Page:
Are China’s privately owned e-cigarette businesses living on borrowed time?

China - wikicommonsFor a country that makes most of the world’s e-cigarette devices, China has a relatively small domestic market – though in a country of almost 1.4bn people, a mere 0.3% of the adult population still equates to more than 3m vapers. After fairly slow but steady early growth, the Chinese vapour market took off last year, sales value rising by 41% – a growth spurt that has slowed to under 20% in 2020, affected by the COVID-19 pandemic following hard on an online sales ban imposed last November. That is still significant growth, especially given the circumstances.

Meanwhile, amid a diverse and fragmented market one major brand – Relx – has rapidly achieved a dominance comparable to that enjoyed by Juul in the US.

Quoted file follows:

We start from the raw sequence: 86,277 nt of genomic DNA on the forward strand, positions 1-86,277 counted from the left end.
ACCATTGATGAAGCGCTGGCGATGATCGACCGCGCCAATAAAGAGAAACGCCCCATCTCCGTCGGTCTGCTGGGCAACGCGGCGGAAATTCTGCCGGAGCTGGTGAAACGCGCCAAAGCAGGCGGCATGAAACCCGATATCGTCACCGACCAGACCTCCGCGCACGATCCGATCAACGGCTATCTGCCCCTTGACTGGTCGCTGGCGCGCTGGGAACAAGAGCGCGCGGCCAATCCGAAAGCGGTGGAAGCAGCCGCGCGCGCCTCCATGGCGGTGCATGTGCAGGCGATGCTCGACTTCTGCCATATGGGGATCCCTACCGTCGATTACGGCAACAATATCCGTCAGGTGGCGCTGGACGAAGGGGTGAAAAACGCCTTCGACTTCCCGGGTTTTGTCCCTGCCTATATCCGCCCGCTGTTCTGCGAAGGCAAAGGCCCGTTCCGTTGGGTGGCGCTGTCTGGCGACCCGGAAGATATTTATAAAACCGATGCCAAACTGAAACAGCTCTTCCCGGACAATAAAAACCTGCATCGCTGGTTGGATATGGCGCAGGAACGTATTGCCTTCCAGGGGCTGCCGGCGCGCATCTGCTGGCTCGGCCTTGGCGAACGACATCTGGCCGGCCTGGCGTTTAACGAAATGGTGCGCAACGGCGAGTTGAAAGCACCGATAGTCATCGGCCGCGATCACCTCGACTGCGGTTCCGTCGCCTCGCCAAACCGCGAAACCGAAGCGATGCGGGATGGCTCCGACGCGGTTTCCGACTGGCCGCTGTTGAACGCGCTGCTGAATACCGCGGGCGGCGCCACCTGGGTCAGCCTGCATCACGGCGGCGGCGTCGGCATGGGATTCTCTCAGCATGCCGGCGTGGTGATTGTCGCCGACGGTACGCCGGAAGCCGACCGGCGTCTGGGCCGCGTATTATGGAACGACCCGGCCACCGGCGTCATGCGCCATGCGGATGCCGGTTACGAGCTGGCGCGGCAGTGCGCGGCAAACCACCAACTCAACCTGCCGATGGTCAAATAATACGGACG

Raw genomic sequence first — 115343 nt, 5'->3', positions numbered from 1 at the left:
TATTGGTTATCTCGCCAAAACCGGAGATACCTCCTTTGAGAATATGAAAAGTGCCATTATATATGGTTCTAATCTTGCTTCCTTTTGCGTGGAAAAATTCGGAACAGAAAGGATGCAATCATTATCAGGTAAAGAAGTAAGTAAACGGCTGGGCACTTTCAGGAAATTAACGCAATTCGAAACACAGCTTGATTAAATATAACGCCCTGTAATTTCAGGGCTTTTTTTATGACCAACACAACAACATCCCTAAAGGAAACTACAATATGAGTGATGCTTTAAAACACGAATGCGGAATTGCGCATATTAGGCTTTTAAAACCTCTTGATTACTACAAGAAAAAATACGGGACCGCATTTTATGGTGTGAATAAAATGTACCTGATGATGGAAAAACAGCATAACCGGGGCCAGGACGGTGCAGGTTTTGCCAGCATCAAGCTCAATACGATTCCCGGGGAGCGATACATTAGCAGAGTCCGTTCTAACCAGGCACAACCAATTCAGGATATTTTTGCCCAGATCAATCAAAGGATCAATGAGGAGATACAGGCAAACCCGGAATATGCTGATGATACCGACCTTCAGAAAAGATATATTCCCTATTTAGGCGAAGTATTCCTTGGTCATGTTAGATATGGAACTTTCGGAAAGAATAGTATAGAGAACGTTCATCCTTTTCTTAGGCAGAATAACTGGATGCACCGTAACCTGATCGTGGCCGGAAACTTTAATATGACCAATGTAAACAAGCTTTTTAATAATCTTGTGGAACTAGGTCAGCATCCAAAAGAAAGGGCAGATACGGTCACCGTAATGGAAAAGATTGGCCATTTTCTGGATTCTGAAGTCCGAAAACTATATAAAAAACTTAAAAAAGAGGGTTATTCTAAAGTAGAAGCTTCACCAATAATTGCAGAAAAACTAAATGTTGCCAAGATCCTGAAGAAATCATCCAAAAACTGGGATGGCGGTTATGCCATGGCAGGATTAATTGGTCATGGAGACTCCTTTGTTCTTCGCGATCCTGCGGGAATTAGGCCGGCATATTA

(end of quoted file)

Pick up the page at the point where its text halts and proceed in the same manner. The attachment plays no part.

All of this, however, and any future industry development is contingent upon whether China Tobacco, the huge state monopoly, decides to extend its control from smokable products to e-cigarettes.

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    In the still-Communist country, a command economy remains largely in place. And while small private enterprises may be allowed – even encouraged – to thrive, there is always the chance that too rapid growth may provoke the state corporation to move in. That may be especially likely if the vaping market reaches a point at which it becomes a serious competitor to combustibles.

    While 27% of China’s adult population – and 51% of its men – are smokers, that point appears to be a long way off. However, China Tobacco is in the unique position among the world’s tobacco giants of being both the supplier and regulator of the market.

    In principle, therefore, there are three possible approaches it could take to what it might well consider the upstart vapour industry. It could leave it alone. It could shut it down. Or it could take it over.

    Photo: Wikimedia Commons

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    Aidan Semmens